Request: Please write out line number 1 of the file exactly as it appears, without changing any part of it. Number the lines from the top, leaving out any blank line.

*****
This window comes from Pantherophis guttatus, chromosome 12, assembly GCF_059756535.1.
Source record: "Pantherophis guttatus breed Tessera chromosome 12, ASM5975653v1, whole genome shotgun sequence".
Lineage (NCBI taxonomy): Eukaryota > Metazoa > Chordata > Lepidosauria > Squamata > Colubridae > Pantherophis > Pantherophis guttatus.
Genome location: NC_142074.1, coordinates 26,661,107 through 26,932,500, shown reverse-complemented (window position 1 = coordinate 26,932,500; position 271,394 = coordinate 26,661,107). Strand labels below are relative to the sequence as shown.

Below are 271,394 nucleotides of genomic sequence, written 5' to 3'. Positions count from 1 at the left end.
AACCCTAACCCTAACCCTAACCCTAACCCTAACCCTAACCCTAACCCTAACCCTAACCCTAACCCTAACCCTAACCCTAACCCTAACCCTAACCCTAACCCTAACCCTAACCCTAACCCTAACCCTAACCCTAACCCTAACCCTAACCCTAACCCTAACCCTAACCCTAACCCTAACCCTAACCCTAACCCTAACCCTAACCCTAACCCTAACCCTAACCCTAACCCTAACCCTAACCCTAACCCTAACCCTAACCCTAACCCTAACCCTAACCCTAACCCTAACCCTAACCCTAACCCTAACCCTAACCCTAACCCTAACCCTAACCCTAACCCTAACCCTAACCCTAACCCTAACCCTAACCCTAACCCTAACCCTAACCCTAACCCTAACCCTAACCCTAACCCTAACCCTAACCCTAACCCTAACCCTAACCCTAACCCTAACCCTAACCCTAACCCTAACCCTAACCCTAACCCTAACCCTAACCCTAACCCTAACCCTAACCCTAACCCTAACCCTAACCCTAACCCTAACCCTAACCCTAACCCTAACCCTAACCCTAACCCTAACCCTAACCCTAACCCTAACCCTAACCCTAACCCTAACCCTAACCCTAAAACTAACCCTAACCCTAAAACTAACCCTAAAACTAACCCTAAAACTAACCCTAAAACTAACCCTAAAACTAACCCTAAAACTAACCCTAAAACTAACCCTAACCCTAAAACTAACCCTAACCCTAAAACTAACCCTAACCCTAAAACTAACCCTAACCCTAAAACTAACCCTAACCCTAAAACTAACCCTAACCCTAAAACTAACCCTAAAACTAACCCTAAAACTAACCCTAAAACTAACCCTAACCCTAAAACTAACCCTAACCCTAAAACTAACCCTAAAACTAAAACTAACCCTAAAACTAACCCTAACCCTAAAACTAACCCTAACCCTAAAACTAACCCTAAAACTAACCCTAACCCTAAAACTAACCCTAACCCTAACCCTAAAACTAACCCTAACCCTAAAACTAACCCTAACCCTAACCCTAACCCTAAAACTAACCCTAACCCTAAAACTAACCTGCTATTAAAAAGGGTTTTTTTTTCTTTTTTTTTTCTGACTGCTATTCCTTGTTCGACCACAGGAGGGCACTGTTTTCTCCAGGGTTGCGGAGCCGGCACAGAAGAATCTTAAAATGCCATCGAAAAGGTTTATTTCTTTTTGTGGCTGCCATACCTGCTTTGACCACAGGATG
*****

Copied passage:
This window comes from Pantherophis guttatus, chromosome 12, assembly GCF_059756535.1.